A user pretending to be Eli Lilly with a blue tick next to its name tweeted, “We are excited to announce insulin is free now.” This Tweet wasn’t from the real Eli Lilly account, but many users couldn’t tell the difference. Eli Lilly issued an apology and promptly halted all ad spend on Twitter. As a result of the Tweet, Eli Lilly’s stock share price fell by 4.37% to $352.30, which erased more than $15 billion in market cap.
In the wake of this incident, nearly all of the biggest advertisers in the life science industry followed suit and reduced or froze their spending on Twitter amid worries about brand impersonation. Musk suspended the $8 verified program soon after the incident.
Avoiding Twitter’s M&A Pitfalls
Musk is not the first person to make mistakes surrounding due diligence during an acquisition process. One of the biggest errors healthcare providers and life science organizations make during mergers and acquisitions (M&As) is not carrying out an, "accurate, deliberate and judicious assessment of the operating risk of the organizations when they come together, that typically involves people, roles, functions…”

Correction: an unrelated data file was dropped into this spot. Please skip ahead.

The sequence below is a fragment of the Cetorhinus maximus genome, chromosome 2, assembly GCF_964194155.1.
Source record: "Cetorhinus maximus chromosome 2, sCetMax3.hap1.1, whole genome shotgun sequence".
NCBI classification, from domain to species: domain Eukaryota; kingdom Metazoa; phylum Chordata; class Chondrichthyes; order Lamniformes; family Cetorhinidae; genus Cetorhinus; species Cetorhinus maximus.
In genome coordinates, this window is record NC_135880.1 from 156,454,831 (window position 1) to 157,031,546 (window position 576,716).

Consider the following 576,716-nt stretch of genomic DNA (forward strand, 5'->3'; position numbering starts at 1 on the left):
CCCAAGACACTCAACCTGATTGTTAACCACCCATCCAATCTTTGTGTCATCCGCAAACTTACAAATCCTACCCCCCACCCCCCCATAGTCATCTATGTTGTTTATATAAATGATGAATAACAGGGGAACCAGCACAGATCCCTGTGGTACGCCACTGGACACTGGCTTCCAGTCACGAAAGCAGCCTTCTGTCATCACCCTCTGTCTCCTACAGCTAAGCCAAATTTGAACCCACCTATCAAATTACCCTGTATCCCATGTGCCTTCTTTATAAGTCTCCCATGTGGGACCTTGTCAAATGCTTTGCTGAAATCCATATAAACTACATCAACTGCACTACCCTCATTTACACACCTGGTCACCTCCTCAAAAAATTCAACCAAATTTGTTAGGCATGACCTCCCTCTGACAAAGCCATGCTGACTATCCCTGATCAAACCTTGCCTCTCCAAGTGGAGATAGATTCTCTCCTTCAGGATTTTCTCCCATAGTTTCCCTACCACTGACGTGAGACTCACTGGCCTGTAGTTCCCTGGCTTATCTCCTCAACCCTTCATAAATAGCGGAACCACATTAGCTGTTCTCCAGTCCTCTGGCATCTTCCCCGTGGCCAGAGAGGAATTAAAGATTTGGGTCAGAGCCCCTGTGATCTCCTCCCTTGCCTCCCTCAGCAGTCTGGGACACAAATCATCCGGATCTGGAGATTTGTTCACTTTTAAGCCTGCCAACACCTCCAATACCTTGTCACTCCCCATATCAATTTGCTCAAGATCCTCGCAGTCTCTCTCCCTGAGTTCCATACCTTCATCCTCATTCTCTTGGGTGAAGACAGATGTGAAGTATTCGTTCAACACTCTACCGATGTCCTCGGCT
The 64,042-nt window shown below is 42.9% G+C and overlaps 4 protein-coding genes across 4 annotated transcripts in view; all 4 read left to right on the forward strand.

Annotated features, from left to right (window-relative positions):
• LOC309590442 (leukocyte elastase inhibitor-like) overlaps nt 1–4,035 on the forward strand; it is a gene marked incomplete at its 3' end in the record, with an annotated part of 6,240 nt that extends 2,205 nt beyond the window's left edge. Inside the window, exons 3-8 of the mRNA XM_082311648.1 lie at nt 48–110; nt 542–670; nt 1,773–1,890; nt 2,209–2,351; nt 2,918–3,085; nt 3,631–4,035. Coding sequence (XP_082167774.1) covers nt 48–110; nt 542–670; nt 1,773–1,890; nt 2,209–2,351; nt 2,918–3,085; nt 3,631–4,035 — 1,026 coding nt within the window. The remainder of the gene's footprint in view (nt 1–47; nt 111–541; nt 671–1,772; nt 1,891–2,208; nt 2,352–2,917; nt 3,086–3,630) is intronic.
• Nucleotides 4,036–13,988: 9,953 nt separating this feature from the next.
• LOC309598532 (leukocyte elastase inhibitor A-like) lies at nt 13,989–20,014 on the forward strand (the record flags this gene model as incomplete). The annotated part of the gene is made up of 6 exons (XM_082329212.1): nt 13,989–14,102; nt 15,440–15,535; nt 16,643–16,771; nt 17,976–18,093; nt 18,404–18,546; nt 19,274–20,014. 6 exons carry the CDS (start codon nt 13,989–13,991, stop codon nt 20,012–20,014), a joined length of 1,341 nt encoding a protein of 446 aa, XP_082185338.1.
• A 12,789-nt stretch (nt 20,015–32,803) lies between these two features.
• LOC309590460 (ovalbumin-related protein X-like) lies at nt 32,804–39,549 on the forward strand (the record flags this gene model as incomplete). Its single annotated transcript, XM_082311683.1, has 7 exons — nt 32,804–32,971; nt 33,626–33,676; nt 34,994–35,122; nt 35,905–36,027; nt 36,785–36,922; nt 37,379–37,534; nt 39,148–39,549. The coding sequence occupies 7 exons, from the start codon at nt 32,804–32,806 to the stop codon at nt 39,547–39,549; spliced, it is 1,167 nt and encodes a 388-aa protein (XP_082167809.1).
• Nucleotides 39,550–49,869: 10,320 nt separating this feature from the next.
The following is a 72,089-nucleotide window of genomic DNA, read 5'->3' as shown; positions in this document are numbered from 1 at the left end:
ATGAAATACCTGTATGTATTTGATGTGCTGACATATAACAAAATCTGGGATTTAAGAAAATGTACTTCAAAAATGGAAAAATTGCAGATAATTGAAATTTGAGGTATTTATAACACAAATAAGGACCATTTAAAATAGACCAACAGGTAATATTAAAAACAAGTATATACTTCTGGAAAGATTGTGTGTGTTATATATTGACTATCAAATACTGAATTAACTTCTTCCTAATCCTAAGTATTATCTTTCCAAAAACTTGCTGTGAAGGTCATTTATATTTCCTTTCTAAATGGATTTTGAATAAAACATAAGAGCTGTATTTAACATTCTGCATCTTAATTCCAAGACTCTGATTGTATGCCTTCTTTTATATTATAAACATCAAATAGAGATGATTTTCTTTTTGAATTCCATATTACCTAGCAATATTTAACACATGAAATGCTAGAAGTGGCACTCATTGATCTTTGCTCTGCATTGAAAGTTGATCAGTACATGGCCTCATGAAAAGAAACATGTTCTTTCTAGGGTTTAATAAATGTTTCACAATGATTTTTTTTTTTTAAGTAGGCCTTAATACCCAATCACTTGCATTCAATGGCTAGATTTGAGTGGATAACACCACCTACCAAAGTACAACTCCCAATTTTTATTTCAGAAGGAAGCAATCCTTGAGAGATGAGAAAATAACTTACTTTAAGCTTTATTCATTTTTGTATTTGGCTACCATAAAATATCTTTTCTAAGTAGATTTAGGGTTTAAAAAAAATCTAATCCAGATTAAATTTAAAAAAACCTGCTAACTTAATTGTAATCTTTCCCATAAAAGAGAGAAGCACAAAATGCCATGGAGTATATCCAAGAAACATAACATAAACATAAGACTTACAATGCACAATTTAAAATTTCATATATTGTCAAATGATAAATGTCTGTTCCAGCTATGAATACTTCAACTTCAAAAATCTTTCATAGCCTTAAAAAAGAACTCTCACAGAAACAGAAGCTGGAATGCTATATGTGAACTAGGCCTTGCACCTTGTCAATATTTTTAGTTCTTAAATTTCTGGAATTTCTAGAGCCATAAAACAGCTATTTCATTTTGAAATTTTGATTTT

Companies also fail to consider factors such as brand, culture, and people during the due diligence process. According to research, 92% of business executives admitted their deal would have substantially benefited from a better cultural understanding prior to the merger.
Transparent and frequent cross-company dialogue — something that was missing during the entire Twitter acquisition process — ensures everyone is on the same page, as does documenting all conversations and points agreed on.
Musk wanted to turn Twitter into a platform for free speech and remove what he saw as censorship. In doing so, he showed a lack of understanding of the value of the social media platform, information he could have gained through due diligence. The lack of focus on the financial information has also led to post-acquisition layoffs and chaos that could have been avoided by executing a high-level asset screening and assessing Twitter’s commercial viability.